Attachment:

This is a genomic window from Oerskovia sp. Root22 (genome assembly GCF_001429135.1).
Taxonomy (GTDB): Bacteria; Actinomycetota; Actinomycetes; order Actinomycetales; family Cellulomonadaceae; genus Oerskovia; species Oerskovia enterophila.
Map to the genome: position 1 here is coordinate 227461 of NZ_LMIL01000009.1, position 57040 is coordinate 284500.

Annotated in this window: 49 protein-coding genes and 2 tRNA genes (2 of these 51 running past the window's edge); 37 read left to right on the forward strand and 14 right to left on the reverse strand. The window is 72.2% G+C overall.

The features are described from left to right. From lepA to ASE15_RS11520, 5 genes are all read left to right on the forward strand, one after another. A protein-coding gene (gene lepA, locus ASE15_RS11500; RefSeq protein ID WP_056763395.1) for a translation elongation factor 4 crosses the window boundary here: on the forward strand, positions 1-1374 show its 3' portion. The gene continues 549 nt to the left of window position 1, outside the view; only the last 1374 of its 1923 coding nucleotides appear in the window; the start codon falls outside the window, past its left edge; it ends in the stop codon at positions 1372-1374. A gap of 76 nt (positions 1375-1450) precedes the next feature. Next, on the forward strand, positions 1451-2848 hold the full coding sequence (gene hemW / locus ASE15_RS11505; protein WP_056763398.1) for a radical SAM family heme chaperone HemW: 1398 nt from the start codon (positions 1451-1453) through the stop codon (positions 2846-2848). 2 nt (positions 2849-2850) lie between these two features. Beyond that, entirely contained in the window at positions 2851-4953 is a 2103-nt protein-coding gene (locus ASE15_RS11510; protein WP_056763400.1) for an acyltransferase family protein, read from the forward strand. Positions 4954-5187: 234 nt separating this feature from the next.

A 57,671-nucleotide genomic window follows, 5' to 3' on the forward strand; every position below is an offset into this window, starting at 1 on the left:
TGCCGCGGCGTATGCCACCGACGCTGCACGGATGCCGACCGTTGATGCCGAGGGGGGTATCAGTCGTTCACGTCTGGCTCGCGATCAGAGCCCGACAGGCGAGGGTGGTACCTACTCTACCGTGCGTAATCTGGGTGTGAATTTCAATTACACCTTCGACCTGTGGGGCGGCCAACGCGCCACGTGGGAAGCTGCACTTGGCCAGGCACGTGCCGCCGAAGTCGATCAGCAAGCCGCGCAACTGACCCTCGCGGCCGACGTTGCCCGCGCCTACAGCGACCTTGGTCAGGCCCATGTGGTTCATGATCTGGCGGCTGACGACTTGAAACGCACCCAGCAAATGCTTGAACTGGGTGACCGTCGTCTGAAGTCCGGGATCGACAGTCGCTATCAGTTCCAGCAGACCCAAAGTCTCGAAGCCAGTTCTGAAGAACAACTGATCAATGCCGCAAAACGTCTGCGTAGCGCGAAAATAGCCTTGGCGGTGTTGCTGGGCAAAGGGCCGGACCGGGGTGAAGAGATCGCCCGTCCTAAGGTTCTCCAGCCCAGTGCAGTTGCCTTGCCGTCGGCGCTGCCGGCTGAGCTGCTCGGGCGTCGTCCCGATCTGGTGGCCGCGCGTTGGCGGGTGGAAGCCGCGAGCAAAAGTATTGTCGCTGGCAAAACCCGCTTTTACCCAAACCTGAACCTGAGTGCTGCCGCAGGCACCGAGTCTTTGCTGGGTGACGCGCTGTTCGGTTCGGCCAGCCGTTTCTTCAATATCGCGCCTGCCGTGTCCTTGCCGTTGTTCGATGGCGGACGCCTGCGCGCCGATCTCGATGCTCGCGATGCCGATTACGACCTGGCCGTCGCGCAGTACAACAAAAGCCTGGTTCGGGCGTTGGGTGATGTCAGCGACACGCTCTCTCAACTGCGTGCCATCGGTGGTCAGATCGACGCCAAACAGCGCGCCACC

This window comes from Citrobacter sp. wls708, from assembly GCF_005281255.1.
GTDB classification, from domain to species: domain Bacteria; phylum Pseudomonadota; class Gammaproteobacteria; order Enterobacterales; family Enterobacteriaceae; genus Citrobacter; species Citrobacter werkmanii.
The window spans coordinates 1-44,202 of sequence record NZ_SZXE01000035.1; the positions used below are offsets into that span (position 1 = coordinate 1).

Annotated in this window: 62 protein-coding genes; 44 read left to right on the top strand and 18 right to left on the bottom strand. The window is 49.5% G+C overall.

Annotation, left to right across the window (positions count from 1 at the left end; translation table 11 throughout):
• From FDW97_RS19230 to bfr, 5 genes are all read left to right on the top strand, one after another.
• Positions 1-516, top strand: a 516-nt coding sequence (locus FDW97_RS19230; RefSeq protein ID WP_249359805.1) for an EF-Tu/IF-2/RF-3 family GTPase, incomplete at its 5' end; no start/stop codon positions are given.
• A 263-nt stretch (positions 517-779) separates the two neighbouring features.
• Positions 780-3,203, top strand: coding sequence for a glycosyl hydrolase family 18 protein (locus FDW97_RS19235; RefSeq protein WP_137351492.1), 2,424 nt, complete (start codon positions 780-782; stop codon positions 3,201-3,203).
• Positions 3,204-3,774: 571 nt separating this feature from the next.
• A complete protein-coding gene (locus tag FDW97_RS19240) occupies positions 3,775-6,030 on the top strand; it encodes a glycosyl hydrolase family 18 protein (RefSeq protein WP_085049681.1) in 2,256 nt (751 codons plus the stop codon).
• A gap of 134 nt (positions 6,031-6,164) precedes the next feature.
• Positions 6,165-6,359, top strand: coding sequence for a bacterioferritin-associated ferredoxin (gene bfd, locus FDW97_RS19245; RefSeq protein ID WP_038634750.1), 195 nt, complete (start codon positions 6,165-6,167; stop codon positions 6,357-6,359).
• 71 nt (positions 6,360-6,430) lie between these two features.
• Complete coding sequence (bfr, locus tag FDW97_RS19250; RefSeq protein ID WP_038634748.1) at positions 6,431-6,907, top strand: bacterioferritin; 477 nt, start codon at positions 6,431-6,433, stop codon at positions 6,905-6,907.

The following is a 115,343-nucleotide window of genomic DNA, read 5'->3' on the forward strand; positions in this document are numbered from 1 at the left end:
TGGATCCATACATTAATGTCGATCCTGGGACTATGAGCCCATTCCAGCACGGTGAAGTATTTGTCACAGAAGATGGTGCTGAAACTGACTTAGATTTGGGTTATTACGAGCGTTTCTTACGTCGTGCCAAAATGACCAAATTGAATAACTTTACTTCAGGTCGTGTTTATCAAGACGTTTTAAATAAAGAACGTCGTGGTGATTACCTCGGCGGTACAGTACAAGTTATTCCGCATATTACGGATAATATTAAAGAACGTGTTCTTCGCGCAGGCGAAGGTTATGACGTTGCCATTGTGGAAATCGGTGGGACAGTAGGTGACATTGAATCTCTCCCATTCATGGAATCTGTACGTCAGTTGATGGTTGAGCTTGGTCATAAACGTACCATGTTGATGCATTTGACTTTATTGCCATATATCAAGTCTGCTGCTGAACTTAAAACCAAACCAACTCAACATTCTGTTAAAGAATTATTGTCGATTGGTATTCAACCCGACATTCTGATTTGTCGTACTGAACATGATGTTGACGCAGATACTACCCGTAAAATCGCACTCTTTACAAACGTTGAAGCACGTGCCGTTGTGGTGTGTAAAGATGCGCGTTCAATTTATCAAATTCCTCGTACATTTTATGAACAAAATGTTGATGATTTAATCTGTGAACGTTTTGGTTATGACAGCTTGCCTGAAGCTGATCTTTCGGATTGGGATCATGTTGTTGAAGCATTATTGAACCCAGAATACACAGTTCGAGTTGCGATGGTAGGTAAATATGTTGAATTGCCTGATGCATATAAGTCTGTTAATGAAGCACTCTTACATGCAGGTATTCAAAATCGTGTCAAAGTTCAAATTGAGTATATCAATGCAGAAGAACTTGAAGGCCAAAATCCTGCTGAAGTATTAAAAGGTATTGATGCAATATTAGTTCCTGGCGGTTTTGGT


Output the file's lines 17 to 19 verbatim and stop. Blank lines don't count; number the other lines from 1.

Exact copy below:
• Positions 3,204-3,774: 571 nt separating this feature from the next.
• A complete protein-coding gene (locus tag FDW97_RS19240) occupies positions 3,775-6,030 on the top strand; it encodes a glycosyl hydrolase family 18 protein (RefSeq protein WP_085049681.1) in 2,256 nt (751 codons plus the stop codon).
• A gap of 134 nt (positions 6,031-6,164) precedes the next feature.